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Desert Wanderings - Mesa Verde

sunny 40 °C

Mesa Verde National Park is nestled into the Southwestern corner of Colorado. Home to the Pueblo peoples since ~550AD until ~1300AD, it is evident that these people were creative, clever and led rich lives. Half of the park is closed right now for renewal of their roads and structures, the other half took us the day to visit.

The previous evening, we drove to the Park Point Overlook area to watch the sun go down. It boosts the highest elevation in the park which is 8572ft (2631m) and from there you can see the land geography around you. Mountain ranges to west, flat canyon lands as well, as mesas reaching out like fingers across the landscape.


The sunset was stunning.


And then back at our campsite, Morefield Campground, we were able to snap these pictures of the stars. This is a Dark Sky Preserve and we caught the timing right with a new moon.


Mesa Verde is home to a number of dwellings preserved from the time of the Pueblo peoples. Many of the dwellings can be seen from overlooks and stops along the winding road. There are also several ranger-led tours that take people down into the dwellings and teach about the area. We had tickets on the first tour of the day, 9:00am, at Cliff Palace.

The road that takes you down to the sites is long, winding and mountain driving. I thought we had underestimated the time and we might be late for our tour. But it turned out that we had time to spare, despite a brief stop.

The hike to Cliff Palace is only .25 miles but you descend over 100ft aided by steps and ladders. Our ranger was a descendant of Peoples from the Southwest and told us stories his life growing up following practices very near to the Pueblo peoples. Cliff Palace has over 150 rooms, and was a place for trade, politics and celebrations. It likely housed 23 families and hosted people travelling from other places as far away as the Pacific Ocean and the Chaco Canyon in Mexico. Most of what is seen today, and in these pictures, is preserved and original from 1150 - 1300 AD. Some reconstruction has taken place to make sure the site is secure, but very little was needed since the structures were built soundly.


They used the natural cliff structure to build onto and around to give their rooms strength and longevity.

Kivas are the spiritual centre of the community. And I use the present tense because there are several communities still practicing in this fashion. Singing, stories and worship all take place there. They are circular rooms that were often sunken into the ground. A fire would be made and people would sit around the outside of the room. Each family grouping would have its own Kiva. As our ranger was teaching us about the kivas, he mentioned a hole in the far side that was meant to remind them that they are people of the underworlds. He went on to tell us about the creation story of the people who live in the southwest. Many of the Peoples have variations on the story but in their essence they are the same. I will not retell it here. It is not my place to tell a creation story from another culture, but please look it up if you can and learn for yourself about the creation story from this part of the world. It is beautiful and I thanked our ranger for sharing it with us.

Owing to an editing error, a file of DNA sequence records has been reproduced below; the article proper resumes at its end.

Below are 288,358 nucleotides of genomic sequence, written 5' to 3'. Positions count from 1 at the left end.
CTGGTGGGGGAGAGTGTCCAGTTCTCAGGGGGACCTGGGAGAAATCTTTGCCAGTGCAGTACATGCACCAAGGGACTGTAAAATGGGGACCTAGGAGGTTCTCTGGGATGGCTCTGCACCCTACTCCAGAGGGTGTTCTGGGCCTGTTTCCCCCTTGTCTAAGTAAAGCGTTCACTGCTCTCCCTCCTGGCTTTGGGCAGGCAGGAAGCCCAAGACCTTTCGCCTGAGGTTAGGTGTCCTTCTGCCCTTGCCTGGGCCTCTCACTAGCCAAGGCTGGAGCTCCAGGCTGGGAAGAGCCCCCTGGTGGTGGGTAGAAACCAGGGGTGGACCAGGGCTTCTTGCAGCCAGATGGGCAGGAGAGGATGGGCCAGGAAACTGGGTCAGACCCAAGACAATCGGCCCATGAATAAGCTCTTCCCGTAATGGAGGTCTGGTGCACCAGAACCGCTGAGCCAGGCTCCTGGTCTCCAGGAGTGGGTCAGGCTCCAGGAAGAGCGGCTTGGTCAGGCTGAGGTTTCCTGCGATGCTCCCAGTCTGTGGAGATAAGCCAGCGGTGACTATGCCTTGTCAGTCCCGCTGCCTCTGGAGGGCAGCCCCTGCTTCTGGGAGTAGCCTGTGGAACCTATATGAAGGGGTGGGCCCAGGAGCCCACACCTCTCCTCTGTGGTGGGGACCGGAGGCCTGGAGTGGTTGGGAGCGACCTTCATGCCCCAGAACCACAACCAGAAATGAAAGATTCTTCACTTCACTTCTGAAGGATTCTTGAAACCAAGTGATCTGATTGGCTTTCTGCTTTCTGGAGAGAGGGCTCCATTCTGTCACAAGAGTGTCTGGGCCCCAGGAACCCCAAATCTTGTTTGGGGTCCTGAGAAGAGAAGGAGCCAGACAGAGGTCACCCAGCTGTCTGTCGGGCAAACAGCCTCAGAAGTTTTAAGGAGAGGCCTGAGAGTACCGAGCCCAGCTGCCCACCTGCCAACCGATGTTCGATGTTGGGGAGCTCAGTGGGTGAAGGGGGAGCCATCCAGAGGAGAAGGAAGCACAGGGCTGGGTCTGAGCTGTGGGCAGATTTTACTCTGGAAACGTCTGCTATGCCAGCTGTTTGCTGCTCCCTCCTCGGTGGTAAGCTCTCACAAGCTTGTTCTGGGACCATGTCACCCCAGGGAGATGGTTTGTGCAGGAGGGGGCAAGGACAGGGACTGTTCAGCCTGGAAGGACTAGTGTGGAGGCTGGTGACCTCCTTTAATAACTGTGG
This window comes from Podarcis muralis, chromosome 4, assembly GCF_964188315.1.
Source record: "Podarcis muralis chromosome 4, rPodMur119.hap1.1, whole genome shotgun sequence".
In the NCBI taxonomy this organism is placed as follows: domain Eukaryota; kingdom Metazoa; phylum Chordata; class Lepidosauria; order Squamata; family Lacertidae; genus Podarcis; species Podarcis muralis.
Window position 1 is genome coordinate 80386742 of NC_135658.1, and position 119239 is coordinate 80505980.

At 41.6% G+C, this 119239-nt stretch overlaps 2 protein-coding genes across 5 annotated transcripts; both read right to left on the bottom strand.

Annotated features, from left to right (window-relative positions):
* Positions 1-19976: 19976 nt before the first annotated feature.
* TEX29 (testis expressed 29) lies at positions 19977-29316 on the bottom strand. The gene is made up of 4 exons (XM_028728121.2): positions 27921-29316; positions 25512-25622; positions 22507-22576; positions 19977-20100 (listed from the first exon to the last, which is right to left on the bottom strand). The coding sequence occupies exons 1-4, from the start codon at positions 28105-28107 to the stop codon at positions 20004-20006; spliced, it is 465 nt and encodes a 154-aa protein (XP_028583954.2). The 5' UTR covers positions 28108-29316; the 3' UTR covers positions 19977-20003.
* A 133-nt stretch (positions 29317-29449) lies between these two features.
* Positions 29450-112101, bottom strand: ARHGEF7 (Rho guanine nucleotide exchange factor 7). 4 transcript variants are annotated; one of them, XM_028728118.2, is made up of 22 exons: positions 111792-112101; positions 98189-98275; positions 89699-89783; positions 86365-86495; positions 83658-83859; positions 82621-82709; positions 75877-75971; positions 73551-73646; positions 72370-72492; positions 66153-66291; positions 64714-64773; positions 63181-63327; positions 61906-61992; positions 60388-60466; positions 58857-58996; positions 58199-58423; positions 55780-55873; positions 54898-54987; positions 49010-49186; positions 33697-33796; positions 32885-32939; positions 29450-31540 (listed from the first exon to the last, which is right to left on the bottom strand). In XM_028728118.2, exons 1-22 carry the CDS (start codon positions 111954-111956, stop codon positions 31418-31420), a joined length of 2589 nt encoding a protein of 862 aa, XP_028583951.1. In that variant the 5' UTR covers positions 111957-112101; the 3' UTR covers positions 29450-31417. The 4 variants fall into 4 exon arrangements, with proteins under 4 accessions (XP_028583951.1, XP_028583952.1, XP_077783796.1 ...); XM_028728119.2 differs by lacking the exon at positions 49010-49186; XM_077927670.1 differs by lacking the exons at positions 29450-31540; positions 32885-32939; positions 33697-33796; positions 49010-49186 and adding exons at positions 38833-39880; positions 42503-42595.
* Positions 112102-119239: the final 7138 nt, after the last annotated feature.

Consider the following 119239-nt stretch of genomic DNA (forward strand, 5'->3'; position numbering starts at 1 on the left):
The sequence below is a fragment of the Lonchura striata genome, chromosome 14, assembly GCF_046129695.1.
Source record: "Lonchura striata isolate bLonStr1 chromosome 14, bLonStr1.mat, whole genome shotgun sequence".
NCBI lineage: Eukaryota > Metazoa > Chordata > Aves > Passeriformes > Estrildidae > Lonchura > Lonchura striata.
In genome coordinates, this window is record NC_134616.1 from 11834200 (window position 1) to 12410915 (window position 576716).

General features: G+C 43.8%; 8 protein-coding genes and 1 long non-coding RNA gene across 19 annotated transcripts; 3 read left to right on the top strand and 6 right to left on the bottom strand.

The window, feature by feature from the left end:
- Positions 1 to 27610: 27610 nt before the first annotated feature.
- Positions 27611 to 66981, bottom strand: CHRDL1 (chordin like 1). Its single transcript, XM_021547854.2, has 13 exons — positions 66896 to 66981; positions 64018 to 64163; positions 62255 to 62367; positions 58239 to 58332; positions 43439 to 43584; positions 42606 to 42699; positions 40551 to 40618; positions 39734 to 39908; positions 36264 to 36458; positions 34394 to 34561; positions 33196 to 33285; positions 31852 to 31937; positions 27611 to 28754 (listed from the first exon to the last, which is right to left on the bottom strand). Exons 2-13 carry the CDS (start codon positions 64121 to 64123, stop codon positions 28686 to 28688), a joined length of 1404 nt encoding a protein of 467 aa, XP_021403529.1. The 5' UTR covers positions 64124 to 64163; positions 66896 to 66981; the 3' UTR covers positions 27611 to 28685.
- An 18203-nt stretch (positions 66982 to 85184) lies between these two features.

After the tour, the exit takes you along the original exit that the Pueblo people would have used. It is skinny! And you need to climb 3 long ladders. If you are scared of heights, the advise we got was to not look back! I didn’t look back.

After our Cliff Place tour, we set out to explore the other parts of the park. The Pueblo people first lived on top of the mesa where they grew corn, and had domesticated turkeys. They lived very near their crops much like settlers on family farms have done in North America since they arrived. At some point during ~1150 or so, the people began to construct dwellings under the cliffs. They would come on top of the mesa to tend to their fields of corn and then return down below the cliff edge. The cliffs provided protection from the elements as well as a strategic place to gather and do business. In the park, there are structures called Pit Houses that are the remnants of the topside house/kiva and room foundations. Some were stand alone houses and some were in small villages.


Many cliff structures can be seen from the overlooks in varying states of preservation. The park is laid out chronologically and you can track the advancement of the communities throughout the more than 600 year presence of the Pueblo people.


The influence of trading partners is seen in the artifacts that have been recovered, like seashells and even in the design of this temple called the Sun Temple.


Despite the weather which reached a crazy 40 degrees C (104F), we had a great time here.
Mesa Verde is a place that is not just a beautiful park. Go to learn. Go to respect. Go to be in awe of a place that has held spiritual importance for centuries.


Posted by blgracey 02:54 Archived in USA

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